The United Nations Security Council today welcomed the signing of the ceasefire agreement early this month between the Government of Burundi and a rebel group, and asked Secretary-General Kofi Annan to "study ways of responding positively and with urgency to the requests of the Burundian parties."
In a statement read out by the President of the Security Council, Ambassador Alfonso Valdivieso of Colombia, the Council reaffirmed its support of the peace process in Burundi, and asked the Secretary General to assist by providing "expertise and advice" in facilitating the "definition of the mandate and the deployment of the African mission" established in the accord signed on 2 December in Arusha, Tanzania.
The Council also requested the Secretary-General to help in providing logistical support for the mission, as well as the mobilization of potential donors, and the selection of a chair for the Joint Ceasefire Commission established pursuant to the Agreement.
"The settlement of the crisis in Burundi depends on a political solution, [and] only a negotiated settlement in the framework of the Arusha Agreement of 28 August 2000 will enable the country to restore stability," the statement read. The Council praised the efforts of the Burundian Government to improve the domestic economic situation, and called on donors to "provide the necessary financial assistance to facilitate the return to development and financial stability."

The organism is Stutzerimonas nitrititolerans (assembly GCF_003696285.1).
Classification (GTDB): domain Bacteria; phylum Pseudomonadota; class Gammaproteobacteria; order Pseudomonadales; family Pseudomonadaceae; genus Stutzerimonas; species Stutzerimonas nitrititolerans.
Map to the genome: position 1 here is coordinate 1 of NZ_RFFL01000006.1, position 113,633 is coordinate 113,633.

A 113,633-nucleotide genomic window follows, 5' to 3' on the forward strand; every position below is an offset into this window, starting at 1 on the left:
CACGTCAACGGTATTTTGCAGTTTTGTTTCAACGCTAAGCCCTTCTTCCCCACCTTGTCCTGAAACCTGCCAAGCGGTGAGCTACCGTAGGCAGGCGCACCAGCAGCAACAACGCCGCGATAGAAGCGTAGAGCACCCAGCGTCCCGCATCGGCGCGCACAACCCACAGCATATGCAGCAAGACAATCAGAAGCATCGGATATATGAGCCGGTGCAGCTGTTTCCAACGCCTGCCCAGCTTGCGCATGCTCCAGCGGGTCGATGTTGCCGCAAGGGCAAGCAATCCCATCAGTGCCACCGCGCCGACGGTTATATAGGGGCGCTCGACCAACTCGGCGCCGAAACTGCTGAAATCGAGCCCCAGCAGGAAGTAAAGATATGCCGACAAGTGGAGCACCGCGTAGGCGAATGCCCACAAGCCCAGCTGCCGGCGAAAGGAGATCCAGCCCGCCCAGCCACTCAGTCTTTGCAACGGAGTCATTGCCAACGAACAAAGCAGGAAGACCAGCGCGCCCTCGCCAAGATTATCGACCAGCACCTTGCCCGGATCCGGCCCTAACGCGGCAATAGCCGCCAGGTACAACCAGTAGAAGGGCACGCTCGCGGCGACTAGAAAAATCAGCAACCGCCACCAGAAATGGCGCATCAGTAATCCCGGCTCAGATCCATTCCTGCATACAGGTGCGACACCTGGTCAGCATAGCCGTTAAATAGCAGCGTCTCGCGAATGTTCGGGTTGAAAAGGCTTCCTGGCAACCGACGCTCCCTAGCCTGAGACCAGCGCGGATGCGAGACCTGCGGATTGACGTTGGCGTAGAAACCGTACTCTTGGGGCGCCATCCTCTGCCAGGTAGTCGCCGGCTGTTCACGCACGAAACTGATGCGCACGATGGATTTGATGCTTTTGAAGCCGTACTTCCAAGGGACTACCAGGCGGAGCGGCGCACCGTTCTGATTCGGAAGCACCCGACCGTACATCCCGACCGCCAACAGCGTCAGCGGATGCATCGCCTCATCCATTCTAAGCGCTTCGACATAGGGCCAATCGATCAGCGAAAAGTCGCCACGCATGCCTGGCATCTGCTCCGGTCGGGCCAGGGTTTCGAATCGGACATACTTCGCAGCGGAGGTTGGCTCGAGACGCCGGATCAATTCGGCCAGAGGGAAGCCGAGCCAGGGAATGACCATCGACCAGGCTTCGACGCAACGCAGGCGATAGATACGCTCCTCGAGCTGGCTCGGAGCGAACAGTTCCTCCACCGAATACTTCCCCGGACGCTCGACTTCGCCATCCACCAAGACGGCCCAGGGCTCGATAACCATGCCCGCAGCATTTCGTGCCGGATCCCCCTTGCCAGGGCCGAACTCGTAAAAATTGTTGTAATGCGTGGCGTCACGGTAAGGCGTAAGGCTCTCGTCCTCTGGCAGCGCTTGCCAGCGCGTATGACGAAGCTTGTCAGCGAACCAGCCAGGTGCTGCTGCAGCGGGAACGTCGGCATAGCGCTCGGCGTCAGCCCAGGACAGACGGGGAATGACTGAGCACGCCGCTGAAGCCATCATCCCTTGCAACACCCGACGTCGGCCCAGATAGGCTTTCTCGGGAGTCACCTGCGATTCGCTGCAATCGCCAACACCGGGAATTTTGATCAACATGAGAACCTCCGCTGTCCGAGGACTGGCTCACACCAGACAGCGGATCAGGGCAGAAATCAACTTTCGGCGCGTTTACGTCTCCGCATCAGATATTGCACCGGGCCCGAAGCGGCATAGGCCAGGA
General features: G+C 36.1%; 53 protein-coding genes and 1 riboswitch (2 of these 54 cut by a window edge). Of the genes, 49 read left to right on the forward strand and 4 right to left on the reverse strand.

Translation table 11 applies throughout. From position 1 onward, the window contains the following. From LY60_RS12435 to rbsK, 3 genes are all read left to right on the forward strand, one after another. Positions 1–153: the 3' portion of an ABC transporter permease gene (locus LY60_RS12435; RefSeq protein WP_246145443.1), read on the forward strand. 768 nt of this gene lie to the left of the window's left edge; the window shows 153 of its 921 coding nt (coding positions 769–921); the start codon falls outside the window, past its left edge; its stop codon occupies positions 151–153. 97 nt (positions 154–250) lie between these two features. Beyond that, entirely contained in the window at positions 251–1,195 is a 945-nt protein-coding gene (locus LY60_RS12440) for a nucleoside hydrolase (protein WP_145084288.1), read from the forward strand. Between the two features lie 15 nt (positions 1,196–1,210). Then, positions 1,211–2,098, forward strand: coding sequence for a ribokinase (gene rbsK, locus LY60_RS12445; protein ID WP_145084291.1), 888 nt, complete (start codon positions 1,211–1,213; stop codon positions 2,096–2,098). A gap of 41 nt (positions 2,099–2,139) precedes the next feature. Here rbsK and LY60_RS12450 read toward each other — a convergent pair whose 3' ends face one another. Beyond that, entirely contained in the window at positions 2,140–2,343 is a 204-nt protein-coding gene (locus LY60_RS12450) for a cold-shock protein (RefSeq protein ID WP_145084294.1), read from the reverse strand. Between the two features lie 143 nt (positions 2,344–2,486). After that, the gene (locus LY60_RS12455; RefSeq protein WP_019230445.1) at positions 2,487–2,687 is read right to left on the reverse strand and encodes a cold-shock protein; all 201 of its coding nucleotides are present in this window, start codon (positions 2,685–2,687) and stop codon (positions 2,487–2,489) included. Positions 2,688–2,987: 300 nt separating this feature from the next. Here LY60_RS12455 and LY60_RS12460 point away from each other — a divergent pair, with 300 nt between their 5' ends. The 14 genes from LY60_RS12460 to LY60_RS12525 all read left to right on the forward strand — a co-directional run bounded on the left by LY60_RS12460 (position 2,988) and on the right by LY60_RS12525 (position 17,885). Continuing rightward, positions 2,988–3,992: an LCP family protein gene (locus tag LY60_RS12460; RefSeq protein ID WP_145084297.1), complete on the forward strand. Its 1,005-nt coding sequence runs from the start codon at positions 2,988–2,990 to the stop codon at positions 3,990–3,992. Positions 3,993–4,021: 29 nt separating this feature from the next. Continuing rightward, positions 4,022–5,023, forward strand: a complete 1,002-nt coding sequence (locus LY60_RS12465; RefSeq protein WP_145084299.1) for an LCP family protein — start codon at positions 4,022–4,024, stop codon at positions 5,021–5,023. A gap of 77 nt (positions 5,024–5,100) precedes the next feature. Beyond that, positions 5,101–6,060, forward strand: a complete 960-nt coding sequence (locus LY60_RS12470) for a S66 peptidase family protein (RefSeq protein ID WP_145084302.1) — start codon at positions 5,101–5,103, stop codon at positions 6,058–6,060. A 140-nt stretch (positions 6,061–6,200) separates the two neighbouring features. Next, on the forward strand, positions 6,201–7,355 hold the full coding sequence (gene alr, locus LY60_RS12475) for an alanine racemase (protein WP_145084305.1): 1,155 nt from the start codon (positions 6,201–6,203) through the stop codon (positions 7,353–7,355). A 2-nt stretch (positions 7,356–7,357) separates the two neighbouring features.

The Council's statement also pointed out that a number of issues remain outstanding, including the reform of the army, and called on the Governments of the Democratic Republic of the Congo and Burundi to normalize relations as soon as possible, pursuant to their joint communiqué of 7 January.
The Council also expressed "serious concern about the deteriorating humanitarian situation in Burundi," and called on all parties "to grant safe access to humanitarian personnel in their efforts to deliver assistance to vulnerable populations" throughout the country.